The Challenges Of Owning An Older Dog


If you’re lucky, your dog is aging so gracefully, you hardly notice it happening. Inevitably, though, she will reach a point when it becomes painfully obvious that she is starting to slow down. Then what? This post is meant to provide general guidelines to help you distinguish between aging dog behavior that is normal versus behavior that is cause for concern.

Of course, if you’re not sure, consult your veterinarian. It is important to diagnose problems early to increase the chances of a positive outcome through medical intervention. Make a list of your dog’s changing behaviors to discuss with your vet during regular visits to be sure you’re not missing anything.


Changes In Your Older Dog’s Coat And Skin

The classic sign of aging in dogs is a graying muzzle along with gray around the eyes. Your dog’s coat may thin and become coarse and dry; supplements may help. More frequent grooming may help her stay fresh and feel loved. Skin tumors are not unusual in older dogs but should be checked out by the vet.


Behavior Changes In Your Older Dog

Gradual changes in behavior as dogs age are normal. However, watch for behaviors that might signal a problem, such as unusual aggression, fearfulness, startling easily and having accidents in the house. These might be signs of illness or another problem that would benefit from medical intervention.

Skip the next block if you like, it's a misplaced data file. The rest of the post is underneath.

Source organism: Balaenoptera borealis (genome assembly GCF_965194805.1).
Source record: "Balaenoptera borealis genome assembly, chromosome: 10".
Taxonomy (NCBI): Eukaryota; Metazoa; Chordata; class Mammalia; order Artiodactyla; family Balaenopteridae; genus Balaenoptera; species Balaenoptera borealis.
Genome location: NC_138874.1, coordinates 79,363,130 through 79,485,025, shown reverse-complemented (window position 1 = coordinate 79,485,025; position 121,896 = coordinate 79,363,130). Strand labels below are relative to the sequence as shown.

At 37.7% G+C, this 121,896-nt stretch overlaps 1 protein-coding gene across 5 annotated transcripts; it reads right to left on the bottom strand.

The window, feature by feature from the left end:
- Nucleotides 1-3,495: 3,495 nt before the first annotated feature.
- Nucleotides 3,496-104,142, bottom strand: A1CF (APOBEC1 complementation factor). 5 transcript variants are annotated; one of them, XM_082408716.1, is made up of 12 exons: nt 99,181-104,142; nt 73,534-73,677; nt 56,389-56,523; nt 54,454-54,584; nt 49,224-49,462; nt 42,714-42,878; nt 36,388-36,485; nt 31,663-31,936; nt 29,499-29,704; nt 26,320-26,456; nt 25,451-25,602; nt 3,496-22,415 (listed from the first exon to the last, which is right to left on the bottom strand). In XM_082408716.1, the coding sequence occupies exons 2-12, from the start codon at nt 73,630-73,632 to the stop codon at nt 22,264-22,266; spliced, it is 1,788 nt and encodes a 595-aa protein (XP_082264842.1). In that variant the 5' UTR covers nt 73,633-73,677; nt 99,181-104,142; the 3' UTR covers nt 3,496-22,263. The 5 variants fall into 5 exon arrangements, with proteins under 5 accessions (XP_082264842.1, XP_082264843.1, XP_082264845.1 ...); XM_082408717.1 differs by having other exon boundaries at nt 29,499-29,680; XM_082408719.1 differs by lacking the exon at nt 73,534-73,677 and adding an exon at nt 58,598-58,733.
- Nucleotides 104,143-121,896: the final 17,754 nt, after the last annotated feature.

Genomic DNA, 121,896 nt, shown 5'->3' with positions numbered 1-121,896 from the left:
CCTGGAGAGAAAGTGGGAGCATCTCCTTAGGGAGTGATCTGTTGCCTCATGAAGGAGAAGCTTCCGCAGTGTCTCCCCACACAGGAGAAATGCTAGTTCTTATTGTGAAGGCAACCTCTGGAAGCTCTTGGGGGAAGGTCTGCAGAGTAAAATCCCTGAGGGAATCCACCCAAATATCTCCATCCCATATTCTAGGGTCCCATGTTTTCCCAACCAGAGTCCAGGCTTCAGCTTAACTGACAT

Some dogs, particularly large breeds, may also develop neurological problems such as dementia as they age. If your dog seems to be forgetting commands, seems confused about her surroundings or is starting to wander, you should contact your vet, who might be able to prescribe medication to help.


Age-Related Changes In Your Dog’s Movement And Stamina

Similar to humans, dogs’ joints suffer a lot of wear and tear during the course of a lifetime, often developing arthritis. In order to prevent your dog from becoming completely debilitated, your vet may prescribe medication and supplements. In addition, certain accommodations in your home might help, such as an orthopedic dog bed and a ramp to help with steps.

In addition, you will notice your dog’s energy level decreasing and fatigue setting in more quickly than before. She’ll still enjoy her daily walk but she may start slowing down the further she goes, particularly in the heat or going up hills; shorten the walk accordingly to avoid causing her undue stress.

Regular physical activity is important throughout your dog’s life and will keep her spry longer. Keep an eye out for stiffness, limping, excessive panting or labored breathing, which might be signs of a problem.


Sensitivity To Temperature Fluctuations

Your elderly dog is more sensitive to changes in temperature than she used to be, due to changes in her metabolism. Her body can’t self-regulate and adapt to temperature changes the way it used to. This means you need to be vigilant about making sure she stays warm in winter and cool in summer. And, of course, be sure she stays hydrated year round.


Eyesight & Hearing Changes In Your Older Dog